Earlier this week, various news outlets reported that an Oregon woman who discovered huge errors in her Equifax credit report was awarded over $18 million in damages after disputing the errors eight times over two years. According to the Oregonian, the woman’s credit report included an incorrect Social Security number and birth date on her credit report, leaving her susceptible to major damage to her credit history.
CBS News reports that 1-in-4 consumers have an error on their credit report, and that 1-in-20 errors cause damage to credit scores of up to 25 points. That number can make or break a person’s credit.
This woman’s story highlights the importance of regularly checking your credit report. You can get your credit report for free once a year from each of the three major credit reporting bureaus at www.annualcreditreport.com. You can also get your credit score from the credit reporting bureaus for around $10.
Tips for monitoring your credit report:
- Stagger the reports. Pull your report from one of the credit reporting bureaus once every four months. For example, pull your Equifax report in January, TransUnion in May, and Experian in September. This will give you a good picture of your financial health throughout the year.
- Check the reports against each other. Compare the information provided by each credit reporting bureau. Not all creditors report their information to all three bureaus, so the information provided by each bureau will be different.
- Take the time to look for errors. Check the accuracy for all lines of credit that show up in your report. Scrutinize account numbers, payment histories, and balances.
- Make the call. If you notice an error, contact your creditors and the credit bureau to dispute the mistake. Be prepared to fill out paperwork to prove that the information is incorrect. Ask for replacement cards, new account numbers, and passwords for all your legitimate accounts to prevent identity thieves from further accessing your cash and credit. Also request that your credit report be flagged with a fraud alert, and ask that creditors contact you at your phone number to verify all future applications.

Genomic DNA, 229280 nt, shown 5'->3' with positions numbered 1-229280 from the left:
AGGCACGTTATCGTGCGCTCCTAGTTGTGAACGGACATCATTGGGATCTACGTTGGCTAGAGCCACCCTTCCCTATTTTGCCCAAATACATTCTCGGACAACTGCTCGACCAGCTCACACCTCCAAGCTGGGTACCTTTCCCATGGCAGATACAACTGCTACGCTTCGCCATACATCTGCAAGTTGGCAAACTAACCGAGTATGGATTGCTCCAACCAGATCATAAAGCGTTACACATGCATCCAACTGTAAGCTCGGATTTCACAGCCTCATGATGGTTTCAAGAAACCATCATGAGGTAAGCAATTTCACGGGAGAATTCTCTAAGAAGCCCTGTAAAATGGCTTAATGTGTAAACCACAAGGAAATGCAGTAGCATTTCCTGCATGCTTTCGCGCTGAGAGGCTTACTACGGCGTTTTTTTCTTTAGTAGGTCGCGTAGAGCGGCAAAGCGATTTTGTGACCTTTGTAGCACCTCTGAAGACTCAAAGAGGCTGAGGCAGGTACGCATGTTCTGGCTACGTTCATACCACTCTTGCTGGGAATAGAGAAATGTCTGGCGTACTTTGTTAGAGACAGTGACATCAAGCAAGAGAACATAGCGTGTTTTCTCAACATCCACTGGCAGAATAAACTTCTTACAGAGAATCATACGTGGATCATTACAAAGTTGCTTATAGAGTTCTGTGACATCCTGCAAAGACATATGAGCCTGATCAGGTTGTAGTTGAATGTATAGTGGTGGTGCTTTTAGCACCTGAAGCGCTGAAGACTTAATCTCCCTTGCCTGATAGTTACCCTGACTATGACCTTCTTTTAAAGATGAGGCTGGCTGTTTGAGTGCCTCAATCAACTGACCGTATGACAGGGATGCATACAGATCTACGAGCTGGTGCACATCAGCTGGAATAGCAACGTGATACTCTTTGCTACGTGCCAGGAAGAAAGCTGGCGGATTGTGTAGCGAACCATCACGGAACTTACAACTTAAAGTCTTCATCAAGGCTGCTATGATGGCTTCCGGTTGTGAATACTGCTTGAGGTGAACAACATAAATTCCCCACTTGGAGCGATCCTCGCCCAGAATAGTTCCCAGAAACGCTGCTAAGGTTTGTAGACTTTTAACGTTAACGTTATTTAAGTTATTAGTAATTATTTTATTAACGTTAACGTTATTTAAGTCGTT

Call the fraud departments of the three major credit reporting agencies listed below.
For more information on surviving identity theft, click here.
How to Combat Illegal Robocalls posted on Jul 25
Robocalls have become an all-too-common nuisance for consumers. Robocalls are unsolicited, pre-recorded phone calls, often scams, which are made to consumers without their permission, as opposed to calls solicited by the consumer, such as those from pharmacies and childrens’ schools. Robocalls are illegal in Massachusetts under M.G.L. c. 159C. While consumers can, and should, sign-up -for both the state and national Do-Not-Call lists, unfortunately this does not always stop many unscrupulous solicitors and scammers from making these calls.
Summary of the 2015 Consumer Federation of America Annual Consumer Complaint Survey posted on Jul 22
The Consumer Federation of America and the North American Consumer Protection Investigators recently released the results of the 2015 Consumer Complaint Survey. This report is based on consumer information, complaints, and suggestions for increased consumer protections from 33 consumer agencies in 21 states.
Do-Not-Call Consumer & Solicitor Responsibilities posted on Jul 20
The Massachusetts Do-Not-Call Registry allows consumers to stop receiving certain telephone solicitations simply by signing-up and providing their telephone number. Established in 2003, the law requires telephone solicitors, list-brokers, and telemarketers to register with the Office of Consumer Affairs and Business Regulation, subscribe to the Do-Not-Call Registry, and remove registered telephone numbers of consumers from their call lists.